Work Still Retires and Properly Dispose of transformers that contain Askarels or Askarel-contaminated mineral oil. Current ANSI / IEEE standards require transformer manufacturers to state on the nameplate that new devices have left the factory with less than 2 ppm PCB in the oil (IEEE, 2000).

High temperature hydrocarbons

Among the coolants that formerly took the place ofAskarel's in distribution transformers are high temperature hydrocarbons (HTHC), also called high molecular weight hydrocarbons. These refrigerants are classified as "less flammable" by the National Electric Code if they have a fire point above 300 ° C.

The disadvantages of HTHCs include increased cost and decreased cooling capacity due to the higher viscosity that accompanies the higher molecular weight.


Another coolant that hits them National Electric Code (NEC) Requirements for a less flammable liquid is a silicone, chemically known as polydimethylsiloxane. Silicones are only used occasionally because they have biological persistence when spilled and are more expensive than mineral oils or HTHCs.

Halogenated liquids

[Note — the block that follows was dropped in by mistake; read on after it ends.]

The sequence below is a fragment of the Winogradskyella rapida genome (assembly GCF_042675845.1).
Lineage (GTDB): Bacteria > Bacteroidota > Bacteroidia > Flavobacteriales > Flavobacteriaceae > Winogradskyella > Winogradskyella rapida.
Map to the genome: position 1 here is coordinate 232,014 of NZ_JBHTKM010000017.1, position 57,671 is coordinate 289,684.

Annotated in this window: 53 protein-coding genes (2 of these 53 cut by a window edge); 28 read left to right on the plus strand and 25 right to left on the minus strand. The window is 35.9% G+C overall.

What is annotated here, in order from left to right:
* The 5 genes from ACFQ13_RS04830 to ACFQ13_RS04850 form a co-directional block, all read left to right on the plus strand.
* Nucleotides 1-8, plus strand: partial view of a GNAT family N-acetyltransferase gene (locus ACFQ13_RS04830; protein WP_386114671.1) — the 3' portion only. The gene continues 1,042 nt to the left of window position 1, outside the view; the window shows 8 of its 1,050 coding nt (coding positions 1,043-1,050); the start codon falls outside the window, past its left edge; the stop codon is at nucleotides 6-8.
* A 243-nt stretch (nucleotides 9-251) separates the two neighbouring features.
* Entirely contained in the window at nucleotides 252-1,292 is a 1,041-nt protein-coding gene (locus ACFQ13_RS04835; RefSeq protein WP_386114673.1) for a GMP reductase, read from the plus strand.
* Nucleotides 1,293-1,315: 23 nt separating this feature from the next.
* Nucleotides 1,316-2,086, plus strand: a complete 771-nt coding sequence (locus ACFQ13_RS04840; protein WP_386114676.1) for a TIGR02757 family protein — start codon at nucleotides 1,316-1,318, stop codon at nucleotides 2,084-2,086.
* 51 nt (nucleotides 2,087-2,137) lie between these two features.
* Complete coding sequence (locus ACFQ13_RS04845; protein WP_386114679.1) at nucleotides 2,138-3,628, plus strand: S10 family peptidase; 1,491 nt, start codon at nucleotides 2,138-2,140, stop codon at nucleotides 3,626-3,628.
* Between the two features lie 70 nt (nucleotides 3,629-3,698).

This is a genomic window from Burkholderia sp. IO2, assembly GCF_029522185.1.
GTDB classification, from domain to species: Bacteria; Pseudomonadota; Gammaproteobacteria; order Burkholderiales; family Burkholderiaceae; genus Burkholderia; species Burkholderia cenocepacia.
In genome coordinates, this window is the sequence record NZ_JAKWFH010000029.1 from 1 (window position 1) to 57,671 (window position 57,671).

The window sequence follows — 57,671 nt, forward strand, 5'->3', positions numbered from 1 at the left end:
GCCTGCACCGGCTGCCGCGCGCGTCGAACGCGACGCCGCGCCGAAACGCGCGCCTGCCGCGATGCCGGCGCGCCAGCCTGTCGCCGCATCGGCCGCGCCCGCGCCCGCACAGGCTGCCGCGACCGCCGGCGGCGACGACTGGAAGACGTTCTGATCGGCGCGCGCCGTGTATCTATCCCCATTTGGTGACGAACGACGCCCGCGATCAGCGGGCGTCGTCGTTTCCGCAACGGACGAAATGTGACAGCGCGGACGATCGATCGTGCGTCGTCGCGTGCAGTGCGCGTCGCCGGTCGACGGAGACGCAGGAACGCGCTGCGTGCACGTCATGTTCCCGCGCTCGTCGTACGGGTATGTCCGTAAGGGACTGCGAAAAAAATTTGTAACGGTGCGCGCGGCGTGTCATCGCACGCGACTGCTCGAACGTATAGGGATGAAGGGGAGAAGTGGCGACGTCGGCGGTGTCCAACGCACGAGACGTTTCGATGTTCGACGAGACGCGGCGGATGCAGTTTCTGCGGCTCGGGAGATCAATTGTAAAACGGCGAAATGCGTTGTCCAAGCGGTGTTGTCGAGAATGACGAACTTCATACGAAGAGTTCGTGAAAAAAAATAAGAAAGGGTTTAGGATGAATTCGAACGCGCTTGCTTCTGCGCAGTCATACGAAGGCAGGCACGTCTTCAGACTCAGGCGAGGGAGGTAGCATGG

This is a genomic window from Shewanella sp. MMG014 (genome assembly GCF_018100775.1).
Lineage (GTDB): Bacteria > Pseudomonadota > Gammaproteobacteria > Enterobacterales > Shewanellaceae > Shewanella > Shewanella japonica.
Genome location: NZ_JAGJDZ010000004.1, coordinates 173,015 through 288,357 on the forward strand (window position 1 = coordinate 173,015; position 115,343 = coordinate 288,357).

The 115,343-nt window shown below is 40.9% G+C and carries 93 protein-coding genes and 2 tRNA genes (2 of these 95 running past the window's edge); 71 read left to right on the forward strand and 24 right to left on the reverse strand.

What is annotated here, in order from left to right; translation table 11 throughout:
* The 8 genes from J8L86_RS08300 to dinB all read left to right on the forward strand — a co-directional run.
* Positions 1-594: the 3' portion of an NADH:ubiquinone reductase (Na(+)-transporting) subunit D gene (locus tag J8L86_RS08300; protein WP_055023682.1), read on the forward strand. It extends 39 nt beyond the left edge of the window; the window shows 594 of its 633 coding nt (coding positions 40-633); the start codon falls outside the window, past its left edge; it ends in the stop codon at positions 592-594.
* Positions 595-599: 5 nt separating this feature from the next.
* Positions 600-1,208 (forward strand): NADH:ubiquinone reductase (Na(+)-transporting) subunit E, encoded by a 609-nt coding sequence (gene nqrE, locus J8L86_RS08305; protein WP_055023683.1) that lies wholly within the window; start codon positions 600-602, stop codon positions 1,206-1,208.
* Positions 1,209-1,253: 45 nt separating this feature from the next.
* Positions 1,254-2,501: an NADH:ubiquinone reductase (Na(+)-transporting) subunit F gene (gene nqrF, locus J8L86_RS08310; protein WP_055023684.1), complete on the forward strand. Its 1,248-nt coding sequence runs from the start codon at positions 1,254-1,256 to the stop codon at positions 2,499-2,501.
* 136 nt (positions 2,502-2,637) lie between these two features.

Mixtures of tetrachloroethane and mineral oil have been tried as an oil substitute for a few years. These and other chlorine-based compounds are no longer used because they are non-biodegradable, create toxic by-products, and have potential effects on the earth's ozone layer.


Synthetic esters are used in Europe, where high temperature capability and biodegradability are most important and their high cost can be justified for example in train transformers.

Transformer manufacturers in the US are now investigating the use of natural esters made from vegetable seed oils. It is possible that agricultural esters offer the best combination of high temperature properties, stability, biodegradability and cost as an alternative to mineral oil in distribution transformers (Oommen and Claiborne, 1996).

Silicone oils and high molecular weight hydrocarbons are currently considered the most popular choice in applications that require less flammable liquids. To a much lesser extent, synthetic ester-based fluids and synthetic hydrocarbons are also used. Dielectric synthetic ester fluids have suitable dielectric properties and biodegrade much faster than mineral oil and hydrocarbon fluids. Because of their high cost compared to other, less flammable liquids, synthetic liquids are generally limited to use in traction and mobile transformers and other specialty applications.

Having a biodegradable fluid is of significant savings potential for utility companies as it should simplify cleanup and remediation plans and procedures. However, the real savings come when a transformer starts to leak or when an overflow occurs. This is especially true for utility companies in environmentally sensitive areas who fear that marine life will be endangered by leaks or leaks from transformers near the water.

Resource: Electrical transformer engineering by Dudley L. Galloway and Dan Mulkey